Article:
Trying out my new Netflix subscription (thanks dad! also, I really think VR has many useful business applications, you should think about getting that as well), I ended up watching a little French romantic comedy last night. Full disclosure, 2016 hasn’t been a great romancing year for me, so I get easily irked by too much quirky stuff or unsubstantiated love kernels. And for the most part, easy-breezy romcoms tend to consist of a string of those. So it’s at least partly my fault that Un peu, beaucoup, aveuglément! (you know I can’t pronounce that, so let’s just go with the English title: Blind Date) didn’t stick.
Then again, it felt like all the creators were working with was a concept and a final scene: the former bordering on the absurd, the latter more romantic than I was set up to expect, by the look of things. Everything else was filled in with a competent, but cloggy and predictable plot and endearingly cardboard-y characters.
OK, that’s harsh.
The leads have a tinge of something special about them, both reclusive introverts, passionate creatives – playfully nicknamed Machine and Machin. Separated by a thin and not at all soundproof wall, they get to organizing their lives around one another and ultimately fall for each other. The secret sauce lies in them not having seen each other and therefore being able to focus on the essence of what’s being conveyed. At times, the two even have enough personality to be more than cardboard cut-outs. Also, ‘Machine’ (Mélanie Bernier) is adorable.
Instead of spending more time with them, we’re served with two second-hand supporting characters, the adulterous sister (or was it friend?) of ‘Machine’ and the overly supportive friend of ‘Machin’. The problem with these two is that they bring nothing to the story. Instead, they are classic counter-points – the rebellious matron to the timid girl, the happy-go-lucky fellow to the misanthrope. This makes them superfluous, because no time is dedicated to truly fleshing them out enough for anything they do to even matter.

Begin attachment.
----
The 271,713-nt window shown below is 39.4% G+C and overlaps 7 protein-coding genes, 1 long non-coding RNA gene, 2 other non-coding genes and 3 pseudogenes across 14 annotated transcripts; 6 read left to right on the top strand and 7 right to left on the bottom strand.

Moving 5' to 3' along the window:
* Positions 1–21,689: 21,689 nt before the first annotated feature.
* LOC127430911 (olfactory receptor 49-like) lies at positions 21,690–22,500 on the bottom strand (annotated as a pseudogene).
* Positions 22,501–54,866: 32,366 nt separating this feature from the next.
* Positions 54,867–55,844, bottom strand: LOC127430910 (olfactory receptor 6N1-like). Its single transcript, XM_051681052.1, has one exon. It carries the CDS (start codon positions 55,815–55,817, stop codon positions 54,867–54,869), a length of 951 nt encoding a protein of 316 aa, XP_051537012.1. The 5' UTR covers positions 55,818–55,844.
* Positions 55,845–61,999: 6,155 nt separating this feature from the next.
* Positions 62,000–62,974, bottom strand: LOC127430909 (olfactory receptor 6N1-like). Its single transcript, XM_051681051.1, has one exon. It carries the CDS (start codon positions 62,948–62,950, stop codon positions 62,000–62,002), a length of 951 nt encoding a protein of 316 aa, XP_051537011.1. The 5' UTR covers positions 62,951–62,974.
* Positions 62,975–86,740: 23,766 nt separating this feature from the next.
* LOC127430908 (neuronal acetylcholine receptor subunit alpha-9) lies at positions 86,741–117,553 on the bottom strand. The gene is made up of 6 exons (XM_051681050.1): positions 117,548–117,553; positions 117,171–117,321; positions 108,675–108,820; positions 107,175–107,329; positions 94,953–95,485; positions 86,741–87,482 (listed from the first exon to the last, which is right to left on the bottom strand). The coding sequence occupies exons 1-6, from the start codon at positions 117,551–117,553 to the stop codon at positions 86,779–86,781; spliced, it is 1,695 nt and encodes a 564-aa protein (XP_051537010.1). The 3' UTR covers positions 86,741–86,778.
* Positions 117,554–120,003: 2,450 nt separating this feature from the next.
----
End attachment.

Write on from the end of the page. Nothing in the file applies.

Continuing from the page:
Coming back to our protagonists, their purpose is to free one another of what’s tying them down, while also coming together. For one, it’s a perfectionist obsession with the creation brain-teaser games; for the other, it’s a perfectionist obsession with playing the piano. It fits, we do like fixing in others what we can’t fix in ourselves. This takeaway, so common to romantic comedies, is the bane of my existence. To its defense, Blind Date tries to nuance the matter, as one might find motivation in another, but still needs to independently commit to change. There’s just an excessive amount of wish fulfillment about the movie, as too much is left unexplored to really make it worthwhile. Luckily, the bits of Chopin scattered throughout offer a helping hand.
People seem to like the flick, so with my disclaimer in mind, take what you will out of this review. Yet I cannot help being disappointed, because while it does feel authentic at points, it predominantly appears trite. Maybe I should just lower my pretentious romcom bar a notch or two.
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